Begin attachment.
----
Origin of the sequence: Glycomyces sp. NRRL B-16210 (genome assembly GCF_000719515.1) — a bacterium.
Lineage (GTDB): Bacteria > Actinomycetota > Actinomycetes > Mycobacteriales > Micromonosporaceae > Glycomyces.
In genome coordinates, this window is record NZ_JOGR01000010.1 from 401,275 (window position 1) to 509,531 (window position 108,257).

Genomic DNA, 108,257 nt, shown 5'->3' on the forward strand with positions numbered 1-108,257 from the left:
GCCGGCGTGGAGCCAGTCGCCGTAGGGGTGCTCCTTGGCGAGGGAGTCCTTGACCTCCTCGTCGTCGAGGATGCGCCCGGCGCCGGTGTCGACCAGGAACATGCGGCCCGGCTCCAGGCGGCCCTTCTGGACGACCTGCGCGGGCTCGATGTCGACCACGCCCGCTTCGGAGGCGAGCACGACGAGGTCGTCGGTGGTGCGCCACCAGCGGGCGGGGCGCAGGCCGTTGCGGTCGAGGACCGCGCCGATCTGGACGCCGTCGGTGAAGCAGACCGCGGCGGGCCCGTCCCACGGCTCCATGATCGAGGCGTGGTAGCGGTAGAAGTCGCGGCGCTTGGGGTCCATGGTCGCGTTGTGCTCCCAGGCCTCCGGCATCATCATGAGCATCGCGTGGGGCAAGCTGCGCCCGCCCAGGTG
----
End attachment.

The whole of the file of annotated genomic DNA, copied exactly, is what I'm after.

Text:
Origin of the sequence: Glycomyces sp. NRRL B-16210 (genome assembly GCF_000719515.1) — a bacterium.
Lineage (GTDB): Bacteria > Actinomycetota > Actinomycetes > Mycobacteriales > Micromonosporaceae > Glycomyces.
In genome coordinates, this window is record NZ_JOGR01000010.1 from 401,275 (window position 1) to 509,531 (window position 108,257).

Genomic DNA, 108,257 nt, shown 5'->3' on the forward strand with positions numbered 1-108,257 from the left:
GCCGGCGTGGAGCCAGTCGCCGTAGGGGTGCTCCTTGGCGAGGGAGTCCTTGACCTCCTCGTCGTCGAGGATGCGCCCGGCGCCGGTGTCGACCAGGAACATGCGGCCCGGCTCCAGGCGGCCCTTCTGGACGACCTGCGCGGGCTCGATGTCGACCACGCCCGCTTCGGAGGCGAGCACGACGAGGTCGTCGGTGGTGCGCCACCAGCGGGCGGGGCGCAGGCCGTTGCGGTCGAGGACCGCGCCGATCTGGACGCCGTCGGTGAAGCAGACCGCGGCGGGCCCGTCCCACGGCTCCATGATCGAGGCGTGGTAGCGGTAGAAGTCGCGGCGCTTGGGGTCCATGGTCGCGTTGTGCTCCCAGGCCTCCGGCATCATCATGAGCATCGCGTGGGGCAAGCTGCGCCCGCCCAGGTG